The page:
Osceola County Wage Theft Program Draws Few Official Complaints
Osceola County officials say a program that protects employees from wage theft is being underutilized.
Ten residents have filed stolen wage complaints since Osceola County passed its wage theft recovery ordinance last year. Under the program, a worker submits a request for a county mediator who tries to resolve any disputes with the employer about pay and hours. Commissioner Michael Harford proposed the program after receiving dozens of complaints about what he calls unscrupulous employers in the area. He says now that the economy is picking up, people fear a complaint could lose them their only source of income.
“They are so close in their money because wages have been stagnated for thirty years that they can’t confront their employers,” Harford said. “Heck yeah, they’re afraid!”
He also says not a lot of people know about the county’s program.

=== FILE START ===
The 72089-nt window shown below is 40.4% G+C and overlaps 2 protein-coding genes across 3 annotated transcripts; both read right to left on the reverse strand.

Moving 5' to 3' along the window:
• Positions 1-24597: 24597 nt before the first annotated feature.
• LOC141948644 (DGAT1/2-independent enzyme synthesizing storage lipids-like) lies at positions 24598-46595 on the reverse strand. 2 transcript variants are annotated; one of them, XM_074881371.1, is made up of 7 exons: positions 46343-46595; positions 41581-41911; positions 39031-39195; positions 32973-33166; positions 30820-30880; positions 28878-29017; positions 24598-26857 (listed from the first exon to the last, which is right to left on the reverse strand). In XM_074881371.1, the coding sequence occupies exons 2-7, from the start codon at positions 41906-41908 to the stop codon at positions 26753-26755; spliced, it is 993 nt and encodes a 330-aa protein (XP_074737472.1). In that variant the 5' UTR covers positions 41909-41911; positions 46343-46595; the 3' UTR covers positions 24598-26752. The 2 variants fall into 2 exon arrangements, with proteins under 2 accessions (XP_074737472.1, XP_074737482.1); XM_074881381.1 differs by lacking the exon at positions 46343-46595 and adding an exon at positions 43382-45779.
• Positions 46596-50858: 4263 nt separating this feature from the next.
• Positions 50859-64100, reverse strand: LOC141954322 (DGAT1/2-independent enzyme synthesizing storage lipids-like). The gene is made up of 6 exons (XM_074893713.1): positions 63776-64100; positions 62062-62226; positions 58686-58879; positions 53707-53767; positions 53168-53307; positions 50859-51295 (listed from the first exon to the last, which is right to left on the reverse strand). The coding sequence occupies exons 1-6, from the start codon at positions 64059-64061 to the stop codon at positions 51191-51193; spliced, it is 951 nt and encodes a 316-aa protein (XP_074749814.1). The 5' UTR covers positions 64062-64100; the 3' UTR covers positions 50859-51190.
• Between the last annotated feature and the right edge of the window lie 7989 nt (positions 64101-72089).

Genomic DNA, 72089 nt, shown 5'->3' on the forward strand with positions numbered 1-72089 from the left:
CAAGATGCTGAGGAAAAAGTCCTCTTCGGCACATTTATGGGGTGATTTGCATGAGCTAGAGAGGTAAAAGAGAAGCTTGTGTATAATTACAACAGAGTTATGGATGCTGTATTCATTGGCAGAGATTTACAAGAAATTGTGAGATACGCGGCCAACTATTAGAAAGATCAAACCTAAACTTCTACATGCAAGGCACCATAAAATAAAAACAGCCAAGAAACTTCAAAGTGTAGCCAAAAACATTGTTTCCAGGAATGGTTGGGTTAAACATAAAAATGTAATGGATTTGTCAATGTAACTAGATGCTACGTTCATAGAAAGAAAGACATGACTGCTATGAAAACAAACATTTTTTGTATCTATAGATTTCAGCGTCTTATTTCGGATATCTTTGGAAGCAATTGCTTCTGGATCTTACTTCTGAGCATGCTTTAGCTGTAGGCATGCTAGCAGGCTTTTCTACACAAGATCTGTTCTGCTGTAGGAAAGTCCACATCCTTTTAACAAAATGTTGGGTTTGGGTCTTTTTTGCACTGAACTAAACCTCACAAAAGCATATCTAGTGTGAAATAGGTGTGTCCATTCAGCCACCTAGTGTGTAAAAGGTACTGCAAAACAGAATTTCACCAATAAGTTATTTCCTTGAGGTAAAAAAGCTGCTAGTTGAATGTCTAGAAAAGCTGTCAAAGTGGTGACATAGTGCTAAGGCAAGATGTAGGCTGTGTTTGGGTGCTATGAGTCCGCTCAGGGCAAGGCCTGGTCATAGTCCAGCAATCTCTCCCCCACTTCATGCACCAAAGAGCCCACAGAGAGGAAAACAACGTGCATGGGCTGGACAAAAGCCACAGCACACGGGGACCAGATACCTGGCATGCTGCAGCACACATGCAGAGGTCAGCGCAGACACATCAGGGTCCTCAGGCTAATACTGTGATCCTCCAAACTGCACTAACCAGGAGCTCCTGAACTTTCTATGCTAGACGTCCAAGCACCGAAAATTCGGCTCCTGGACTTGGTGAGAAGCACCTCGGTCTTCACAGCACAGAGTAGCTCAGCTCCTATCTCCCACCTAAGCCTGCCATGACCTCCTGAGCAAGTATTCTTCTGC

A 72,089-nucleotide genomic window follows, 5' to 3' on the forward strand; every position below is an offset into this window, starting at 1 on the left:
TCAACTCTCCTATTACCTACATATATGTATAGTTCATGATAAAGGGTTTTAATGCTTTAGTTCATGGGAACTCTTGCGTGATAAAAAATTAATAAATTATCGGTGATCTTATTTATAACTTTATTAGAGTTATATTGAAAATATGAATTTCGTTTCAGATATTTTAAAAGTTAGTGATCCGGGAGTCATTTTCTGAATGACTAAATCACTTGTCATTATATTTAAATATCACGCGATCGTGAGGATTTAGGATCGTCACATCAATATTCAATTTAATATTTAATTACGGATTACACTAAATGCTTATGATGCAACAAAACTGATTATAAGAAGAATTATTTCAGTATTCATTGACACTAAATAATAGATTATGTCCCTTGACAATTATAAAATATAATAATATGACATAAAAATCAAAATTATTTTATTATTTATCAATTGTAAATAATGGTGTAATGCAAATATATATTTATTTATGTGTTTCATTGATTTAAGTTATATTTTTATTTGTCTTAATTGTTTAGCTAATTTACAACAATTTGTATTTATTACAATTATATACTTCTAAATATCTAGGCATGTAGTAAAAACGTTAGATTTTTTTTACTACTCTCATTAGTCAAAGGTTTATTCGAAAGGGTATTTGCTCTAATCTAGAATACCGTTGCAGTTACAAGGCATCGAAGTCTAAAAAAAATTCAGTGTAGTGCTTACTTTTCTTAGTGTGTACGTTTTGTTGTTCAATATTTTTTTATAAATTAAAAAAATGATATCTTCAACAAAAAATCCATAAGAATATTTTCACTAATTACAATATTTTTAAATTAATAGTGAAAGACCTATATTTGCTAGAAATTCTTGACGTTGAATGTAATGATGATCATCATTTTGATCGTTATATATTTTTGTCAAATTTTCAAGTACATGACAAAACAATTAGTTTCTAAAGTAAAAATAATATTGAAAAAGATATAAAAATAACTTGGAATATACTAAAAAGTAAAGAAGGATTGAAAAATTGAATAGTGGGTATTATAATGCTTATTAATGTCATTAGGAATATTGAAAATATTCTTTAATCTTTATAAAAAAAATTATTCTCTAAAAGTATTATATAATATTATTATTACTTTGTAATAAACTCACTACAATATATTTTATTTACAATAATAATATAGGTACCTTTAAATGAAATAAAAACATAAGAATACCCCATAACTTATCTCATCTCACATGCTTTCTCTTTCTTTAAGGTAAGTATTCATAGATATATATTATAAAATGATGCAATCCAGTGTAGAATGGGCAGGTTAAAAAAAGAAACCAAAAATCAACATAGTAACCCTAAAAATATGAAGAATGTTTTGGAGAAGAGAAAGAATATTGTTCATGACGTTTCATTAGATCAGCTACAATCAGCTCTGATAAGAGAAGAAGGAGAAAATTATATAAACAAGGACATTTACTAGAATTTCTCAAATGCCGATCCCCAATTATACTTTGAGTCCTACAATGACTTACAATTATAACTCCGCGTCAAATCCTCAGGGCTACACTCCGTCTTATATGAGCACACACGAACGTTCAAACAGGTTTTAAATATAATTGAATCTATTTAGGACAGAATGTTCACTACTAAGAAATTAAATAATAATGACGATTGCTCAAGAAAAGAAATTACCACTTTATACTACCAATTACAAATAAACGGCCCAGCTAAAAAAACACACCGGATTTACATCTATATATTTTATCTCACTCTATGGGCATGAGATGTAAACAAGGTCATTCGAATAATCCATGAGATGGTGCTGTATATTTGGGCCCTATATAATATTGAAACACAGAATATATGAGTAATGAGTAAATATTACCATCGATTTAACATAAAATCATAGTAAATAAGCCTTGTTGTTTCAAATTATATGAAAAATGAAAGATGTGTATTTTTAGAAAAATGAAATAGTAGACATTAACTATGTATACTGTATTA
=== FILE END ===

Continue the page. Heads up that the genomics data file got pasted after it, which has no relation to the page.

Out of ten complaints, three employees recovered their wages, totaling more than $1,200.
The county has spent nearly four times that amount to get the program started.
Commissioner Michael Harford says the ordinance has long term value. “This is really not about what it costs the county to get it done. This is about having our citizens assured that they work for an hour and they get paid for that hour.”
The county has had to pay initial program costs that Harford expects will be lower next year.
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